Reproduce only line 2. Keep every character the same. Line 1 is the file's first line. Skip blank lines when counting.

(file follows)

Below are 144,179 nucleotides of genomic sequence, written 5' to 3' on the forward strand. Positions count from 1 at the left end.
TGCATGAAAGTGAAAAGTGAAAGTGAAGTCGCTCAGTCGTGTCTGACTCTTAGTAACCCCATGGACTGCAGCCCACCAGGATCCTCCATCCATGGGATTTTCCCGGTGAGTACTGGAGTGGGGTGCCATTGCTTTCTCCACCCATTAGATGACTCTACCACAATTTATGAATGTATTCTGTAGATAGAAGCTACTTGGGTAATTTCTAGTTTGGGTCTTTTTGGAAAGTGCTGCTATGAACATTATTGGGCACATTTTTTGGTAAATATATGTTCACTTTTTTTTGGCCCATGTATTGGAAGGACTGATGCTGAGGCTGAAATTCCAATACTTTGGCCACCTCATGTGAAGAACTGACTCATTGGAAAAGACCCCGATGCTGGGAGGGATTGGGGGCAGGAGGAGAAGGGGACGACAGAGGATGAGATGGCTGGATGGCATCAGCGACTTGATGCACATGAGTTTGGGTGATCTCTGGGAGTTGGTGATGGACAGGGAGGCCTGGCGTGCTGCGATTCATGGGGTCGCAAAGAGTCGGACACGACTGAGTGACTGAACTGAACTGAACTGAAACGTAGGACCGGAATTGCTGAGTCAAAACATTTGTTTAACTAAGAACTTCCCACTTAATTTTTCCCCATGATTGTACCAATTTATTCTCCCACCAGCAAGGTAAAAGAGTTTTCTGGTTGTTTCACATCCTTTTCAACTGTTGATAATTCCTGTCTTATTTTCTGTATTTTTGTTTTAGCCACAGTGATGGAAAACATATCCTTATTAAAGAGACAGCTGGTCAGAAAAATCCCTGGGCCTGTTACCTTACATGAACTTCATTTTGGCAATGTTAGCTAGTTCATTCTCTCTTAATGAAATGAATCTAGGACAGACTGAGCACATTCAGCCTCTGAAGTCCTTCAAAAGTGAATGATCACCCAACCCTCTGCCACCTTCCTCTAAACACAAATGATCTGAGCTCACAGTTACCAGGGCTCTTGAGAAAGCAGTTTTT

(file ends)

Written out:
TGCATGAAAGTGAAAAGTGAAAGTGAAGTCGCTCAGTCGTGTCTGACTCTTAGTAACCCCATGGACTGCAGCCCACCAGGATCCTCCATCCATGGGATTTTCCCGGTGAGTACTGGAGTGGGGTGCCATTGCTTTCTCCACCCATTAGATGACTCTACCACAATTTATGAATGTATTCTGTAGATAGAAGCTACTTGGGTAATTTCTAGTTTGGGTCTTTTTGGAAAGTGCTGCTATGAACATTATTGGGCACATTTTTTGGTAAATATATGTTCACTTTTTTTTGGCCCATGTATTGGAAGGACTGATGCTGAGGCTGAAATTCCAATACTTTGGCCACCTCATGTGAAGAACTGACTCATTGGAAAAGACCCCGATGCTGGGAGGGATTGGGGGCAGGAGGAGAAGGGGACGACAGAGGATGAGATGGCTGGATGGCATCAGCGACTTGATGCACATGAGTTTGGGTGATCTCTGGGAGTTGGTGATGGACAGGGAGGCCTGGCGTGCTGCGATTCATGGGGTCGCAAAGAGTCGGACACGACTGAGTGACTGAACTGAACTGAACTGAAACGTAGGACCGGAATTGCTGAGTCAAAACATTTGTTTAACTAAGAACTTCCCACTTAATTTTTCCCCATGATTGTACCAATTTATTCTCCCACCAGCAAGGTAAAAGAGTTTTCTGGTTGTTTCACATCCTTTTCAACTGTTGATAATTCCTGTCTTATTTTCTGTATTTTTGTTTTAGCCACAGTGATGGAAAACATATCCTTATTAAAGAGACAGCTGGTCAGAAAAATCCCTGGGCCTGTTACCTTACATGAACTTCATTTTGGCAATGTTAGCTAGTTCATTCTCTCTTAATGAAATGAATCTAGGACAGACTGAGCACATTCAGCCTCTGAAGTCCTTCAAAAGTGAATGATCACCCAACCCTCTGCCACCTTCCTCTAAACACAAATGATCTGAGCTCACAGTTACCAGGGCTCTTGAGAAAGCAGTTTTT